Twitter trolls attack epileptics with seizure-inducing images

On or about 15 December 2016, a troll sent a seizure-inducing GIF via Twitter to an epileptic journalist, Kurt Eichenwald.

The alleged troll, John Rayne Rivello, was indicted for aggravated assault for allegedly triggering an epileptic seizure that caused a complete loss of Eichenwald’s bodily functions and mental faculty and impaired the author, mentally and bodily, for several months.

Last week, three years after the attack on Eichenwald, Rivello was scheduled for a court hearing (which was postponed). He’s expected to plead guilty.

And three years later, during National Epilepsy Awareness Month in November, an army of trolls carried on the assaults, taking over the Epilepsy Foundation’s Twitter handle and hashtags to attack anybody who’s following, the foundation said on Monday:

The attacks, which used the Foundation’s Twitter handle and hashtags to post flashing or strobing lights, deliberately targeted the feed during National Epilepsy Awareness Month when the greatest number of people with epilepsy and seizures were likely to be following the feed.

The foundation says it’s filed formal criminal complaints with law enforcement that describe what it says is a series of attacks on its Twitter feed that are similar to the kind launched against Eichenwald. Eichenwald has said that he received dozens of flashing tweets after the initial attack, and that the FBI was informed of them all.

Jacqueline French, M.D., chief medical and innovation officer of the Epilepsy Foundation and professor of Neurology at NYU Langone Health’s Comprehensive Epilepsy Center, says that while not many people are susceptible to these types of seizures, the results can be severe. Some people aren’t even aware that they’re susceptible until it happens, she said:

Flashing lights at certain intensities or certain visual patterns can trigger seizures in those with photosensitive epilepsy. While the population of those with photosensitive epilepsy is small, the impact can be quite serious. Many are not even aware they have photosensitivity until they have a seizure.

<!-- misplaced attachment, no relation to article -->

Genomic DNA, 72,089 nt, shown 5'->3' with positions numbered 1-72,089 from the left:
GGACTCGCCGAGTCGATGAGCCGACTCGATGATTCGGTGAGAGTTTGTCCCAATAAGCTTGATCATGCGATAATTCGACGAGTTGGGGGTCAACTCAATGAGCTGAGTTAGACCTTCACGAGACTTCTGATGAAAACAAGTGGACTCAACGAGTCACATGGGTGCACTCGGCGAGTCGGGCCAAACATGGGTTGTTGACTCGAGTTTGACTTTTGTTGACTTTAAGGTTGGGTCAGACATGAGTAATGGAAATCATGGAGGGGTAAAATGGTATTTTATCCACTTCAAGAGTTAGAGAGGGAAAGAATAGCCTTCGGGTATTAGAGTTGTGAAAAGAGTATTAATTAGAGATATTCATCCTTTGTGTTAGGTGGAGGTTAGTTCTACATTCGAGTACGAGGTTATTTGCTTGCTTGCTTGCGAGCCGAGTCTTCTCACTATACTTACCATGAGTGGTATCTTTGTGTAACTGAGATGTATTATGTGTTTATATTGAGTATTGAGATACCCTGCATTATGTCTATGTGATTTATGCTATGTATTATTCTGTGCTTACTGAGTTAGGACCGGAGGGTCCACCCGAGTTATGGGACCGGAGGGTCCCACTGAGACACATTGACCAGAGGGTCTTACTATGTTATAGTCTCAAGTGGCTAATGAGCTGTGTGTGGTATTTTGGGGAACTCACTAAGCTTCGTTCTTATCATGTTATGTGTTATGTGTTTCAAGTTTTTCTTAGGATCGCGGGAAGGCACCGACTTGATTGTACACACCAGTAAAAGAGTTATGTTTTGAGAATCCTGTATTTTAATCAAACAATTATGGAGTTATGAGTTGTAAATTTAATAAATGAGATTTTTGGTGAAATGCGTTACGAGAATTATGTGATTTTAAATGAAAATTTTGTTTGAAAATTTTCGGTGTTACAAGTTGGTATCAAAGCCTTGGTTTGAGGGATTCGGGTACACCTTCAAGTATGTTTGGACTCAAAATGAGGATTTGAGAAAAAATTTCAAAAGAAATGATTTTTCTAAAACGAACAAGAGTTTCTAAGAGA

The attacks are particularly vile, given the vast reach of Twitter – like a terrorist attack, they’re designed to target as many people as possible. The organization’s director of legal advocacy, Allison Nichol:

These attacks are no different than a person carrying a strobe light into a convention of people with epilepsy and seizures, with the intention of inducing seizures and thereby causing significant harm to the participants. The fact that these attacks came during National Epilepsy Awareness Month only highlights their reprehensible nature.

The foundation told CNET that it counted at least 30 such attacks. It’s not clear how many people were affected.

A Twitter spokesman told CNET that the platform is committed to making Twitter safer by offering the option of preventing media from autoplaying in users’ Timelines and barring GIFs from appearing when someone searches for “seizure” in GIF search.

If Twitter determines accounts are dedicated to causing offline harm, they will be permanently suspended. We’re exploring additional options to help protect the people on Twitter from this type of abuse.

How to turn off autoplay on Twitter

This is a rather tucked-away setting. Here’s how to find it on desktop browsers:

  1. Log in to Twitter
  2. In the left sidebar, select More
  3. Select Settings and Privacy
  4. In the General section, select Data usage
  5. In the Autoplay section, select Never

In the Twitter mobile app:

  1. Tap on the Your profile icon
  2. Select Settings and Privacy
  3. In the General section, select Data usage
  4. In the Autoplay section, select Never